Testing Glow Plugs

doghead

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Yes, that may be your issue.
 

Barrman

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When putting power to glow plugs that are out of an engine like Karl did. Please put on safety glasses. I have had a few go "POP!" as soon as I put power to them. Little bits of hot metal go flying when this happens.

Why put power to them? I wanted to see why it was only pulling .8 Ohms, or whatever resistance I got. Sometimes just the tip lights up. Other times just the base. They stay hot for a pretty long time after you put power to them as well. Just a simple word of warning.
 

jatonka

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my CUCV plow truck is starting hard again, I installed AC 13G glow plugs 3 years ago and it has been great until now. I picked up 8 new 13G glow plugs today for $10.59 each, will install Friday and post back here how we're doing. I will test the old ones and see how many failed. JT out
 

antennaclimber

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The M1009 seems to be a little hard to start in very cold temperatures. Excessive cranking time and lots of smoke on start up. I was wondering if I had a a few inoperative glow plugs.

Ohm tested all 8 glow plugs and found 3 to be completely open. The remaining ones measured out at .8 ohms each.

I had a box of 8 fresh AC13G plugs here, changed out all of them. I figured that it's just a matter of time until the others fail. Might as well change all 8 to be sure that all of them are functioning properly.
 

jatonka

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A little off topic but still on CUCV glow plug system. Is there a way to test the resistance of the double resistor that cuts 24v down to 12v to fire the glow plugs? I removed mine and wired from the front battery through a 100 amp breaker to the glow plug solenoid and I'm not happy with the results. Have new 13g glow plugs installed. Takes a long time to heat them up and sometimes the GP solenoid doesn't kick out until minutes after the truck starts. Really hard on the front battery and alternator #1. JT
 

MarcusOReallyus

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A little off topic but still on CUCV glow plug system. Is there a way to test the resistance of the double resistor that cuts 24v down to 12v to fire the glow plugs?
Yep. Just use an ohmmeter. Do not have the resistors connected to the batteries when you test it. You'll need a good quality ohmmeter.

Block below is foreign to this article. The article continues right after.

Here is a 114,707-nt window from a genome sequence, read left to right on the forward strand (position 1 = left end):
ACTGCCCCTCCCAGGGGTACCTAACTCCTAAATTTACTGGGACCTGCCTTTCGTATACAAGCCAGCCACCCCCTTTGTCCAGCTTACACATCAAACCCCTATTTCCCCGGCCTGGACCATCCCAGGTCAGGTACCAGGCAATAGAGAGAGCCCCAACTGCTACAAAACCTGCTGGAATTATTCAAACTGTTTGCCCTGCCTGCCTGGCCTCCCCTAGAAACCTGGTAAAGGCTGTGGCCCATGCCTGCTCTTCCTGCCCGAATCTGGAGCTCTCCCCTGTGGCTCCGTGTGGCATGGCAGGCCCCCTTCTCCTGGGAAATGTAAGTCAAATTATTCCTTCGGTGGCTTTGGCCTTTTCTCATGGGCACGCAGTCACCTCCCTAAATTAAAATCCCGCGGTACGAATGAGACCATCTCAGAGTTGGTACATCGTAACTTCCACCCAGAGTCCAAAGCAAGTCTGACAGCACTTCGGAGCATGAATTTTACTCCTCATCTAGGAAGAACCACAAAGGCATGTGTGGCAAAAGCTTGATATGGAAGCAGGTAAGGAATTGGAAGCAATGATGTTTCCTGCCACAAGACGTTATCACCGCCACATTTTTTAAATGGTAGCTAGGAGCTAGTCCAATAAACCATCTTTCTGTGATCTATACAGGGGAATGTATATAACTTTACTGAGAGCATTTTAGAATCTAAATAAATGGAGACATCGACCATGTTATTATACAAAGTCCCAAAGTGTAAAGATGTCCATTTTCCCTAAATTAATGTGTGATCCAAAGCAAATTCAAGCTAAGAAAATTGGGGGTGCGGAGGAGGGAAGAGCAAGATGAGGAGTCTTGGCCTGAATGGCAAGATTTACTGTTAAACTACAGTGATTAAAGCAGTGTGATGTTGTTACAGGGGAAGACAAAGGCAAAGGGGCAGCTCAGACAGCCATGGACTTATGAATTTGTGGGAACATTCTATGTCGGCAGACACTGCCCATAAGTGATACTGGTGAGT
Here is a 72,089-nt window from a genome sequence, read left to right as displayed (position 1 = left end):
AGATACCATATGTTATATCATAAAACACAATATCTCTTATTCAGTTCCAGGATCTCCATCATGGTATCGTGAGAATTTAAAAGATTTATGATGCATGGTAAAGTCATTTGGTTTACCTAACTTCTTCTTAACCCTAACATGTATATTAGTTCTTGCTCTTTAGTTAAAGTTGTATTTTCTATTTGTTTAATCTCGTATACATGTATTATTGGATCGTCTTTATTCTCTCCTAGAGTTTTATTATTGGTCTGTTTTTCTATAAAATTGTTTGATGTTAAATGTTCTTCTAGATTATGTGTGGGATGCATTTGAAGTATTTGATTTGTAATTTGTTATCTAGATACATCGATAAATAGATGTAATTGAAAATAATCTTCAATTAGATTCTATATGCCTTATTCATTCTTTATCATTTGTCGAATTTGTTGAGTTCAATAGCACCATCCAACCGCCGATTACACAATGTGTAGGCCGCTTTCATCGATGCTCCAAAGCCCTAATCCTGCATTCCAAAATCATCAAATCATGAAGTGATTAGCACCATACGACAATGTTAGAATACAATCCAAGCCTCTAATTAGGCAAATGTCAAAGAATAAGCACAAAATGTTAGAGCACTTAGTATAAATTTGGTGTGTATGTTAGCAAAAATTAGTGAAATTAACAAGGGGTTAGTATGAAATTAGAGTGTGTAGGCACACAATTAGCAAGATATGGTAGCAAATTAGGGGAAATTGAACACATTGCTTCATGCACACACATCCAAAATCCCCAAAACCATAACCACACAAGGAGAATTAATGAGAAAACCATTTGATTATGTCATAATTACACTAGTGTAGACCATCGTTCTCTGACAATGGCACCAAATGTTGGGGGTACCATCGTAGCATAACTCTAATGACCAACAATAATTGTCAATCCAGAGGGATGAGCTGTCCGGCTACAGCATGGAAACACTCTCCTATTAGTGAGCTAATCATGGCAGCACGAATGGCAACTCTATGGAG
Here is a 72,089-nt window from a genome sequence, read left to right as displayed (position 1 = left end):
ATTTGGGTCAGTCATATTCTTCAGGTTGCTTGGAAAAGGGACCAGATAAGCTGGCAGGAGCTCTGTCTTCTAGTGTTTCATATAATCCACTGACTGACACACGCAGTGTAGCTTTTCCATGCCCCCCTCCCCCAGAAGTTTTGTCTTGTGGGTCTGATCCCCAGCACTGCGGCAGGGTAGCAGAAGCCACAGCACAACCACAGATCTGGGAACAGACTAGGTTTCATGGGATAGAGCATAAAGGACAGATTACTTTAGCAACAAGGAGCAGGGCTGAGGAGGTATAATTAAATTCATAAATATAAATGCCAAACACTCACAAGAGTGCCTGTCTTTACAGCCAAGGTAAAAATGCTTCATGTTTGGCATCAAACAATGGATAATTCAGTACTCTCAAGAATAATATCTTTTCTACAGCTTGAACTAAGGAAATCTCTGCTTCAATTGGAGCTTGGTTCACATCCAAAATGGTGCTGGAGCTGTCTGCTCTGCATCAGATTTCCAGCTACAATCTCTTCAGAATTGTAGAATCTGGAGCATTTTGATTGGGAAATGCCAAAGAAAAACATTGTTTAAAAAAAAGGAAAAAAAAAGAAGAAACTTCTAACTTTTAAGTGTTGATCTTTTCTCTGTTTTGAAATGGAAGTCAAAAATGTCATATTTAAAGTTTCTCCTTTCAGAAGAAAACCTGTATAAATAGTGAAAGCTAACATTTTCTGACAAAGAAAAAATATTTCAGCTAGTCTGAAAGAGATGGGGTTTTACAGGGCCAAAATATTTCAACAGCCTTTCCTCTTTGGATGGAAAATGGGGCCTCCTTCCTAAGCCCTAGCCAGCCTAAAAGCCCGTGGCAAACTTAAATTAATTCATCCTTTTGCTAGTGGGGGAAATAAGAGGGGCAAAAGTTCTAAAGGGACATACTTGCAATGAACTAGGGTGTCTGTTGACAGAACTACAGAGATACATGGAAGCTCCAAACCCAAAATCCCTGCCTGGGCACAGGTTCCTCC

jatonka

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Karl, as always, thank you. I had tried an ohm meter earlier, thought I needed 6 ohms and got confused. If you are coming to Redball meet at MT Bethel, PA this weekend, can you bring your ohm meter and I will bring resistors down. JT
 

antennaclimber

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Karl, as always, thank you. I had tried an ohm meter earlier, thought I needed 6 ohms and got confused. If you are coming to Redball meet at MT Bethel, PA this weekend, can you bring your ohm meter and I will bring resistors down. JT
Unfortunately I will not be going to the Redball meet this weekend.

Put an ohm meter on it and see what the reading is. Then see what the ohm meter reads by touching the leads together, subtract that amount from the resistor reading. The difference will be the value of the resistor pack. It will be a low value, some meters do not have enough resolution and will not be able to give an accurate reading.

There is not much to go wrong with the resistors. They are a wire wound high power resistor that can dissipate a considerable amount of heat. I would venture to guess that if they go bad, they will go to a high resistance or open. It's basically a heater element dropping the 24 volts down to 12 for the GP's.
 

319cssb

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I have replaced the bad glow plugs on the M1009 two months ago. and today I checked one for giggles and laughs. the first one was OL the second had 3 ohm resistance. The resistor pack is supposed to cut 24V down to 12v, correct?
So if the resistor pack is bad it will give the G60 glow plugs 24v and they soon start to fail? Or will they just glow for a shorter period of time?
If they do fail prematurely, what if I use HMMWV glow plugs? They are 24V, I believe. Gotta change the connector too then.
 

MarcusOReallyus

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In general, resistors fail by opening, rather than by shorting. That is, they don't pass any current at all. If one of them fails, you'll get LOWER voltage to the resistors. If they both fail, you get nothing.

With the resistors in place, if one of your GPs goes bad, the rest of them see a higher voltage, which makes them burn out a bit faster. Then another one goes, and the voltage goes up again, making the next one fail even faster, and so on. This is what is known as a "cascade failure", and it's the reason that many CUCV owners bypass the resistor pack and feed 12v from the front battery. No more cascade failure. This has the downside of putting an unequal load on the batteries, but that seems to be more of a theoretical consideration than a real problem.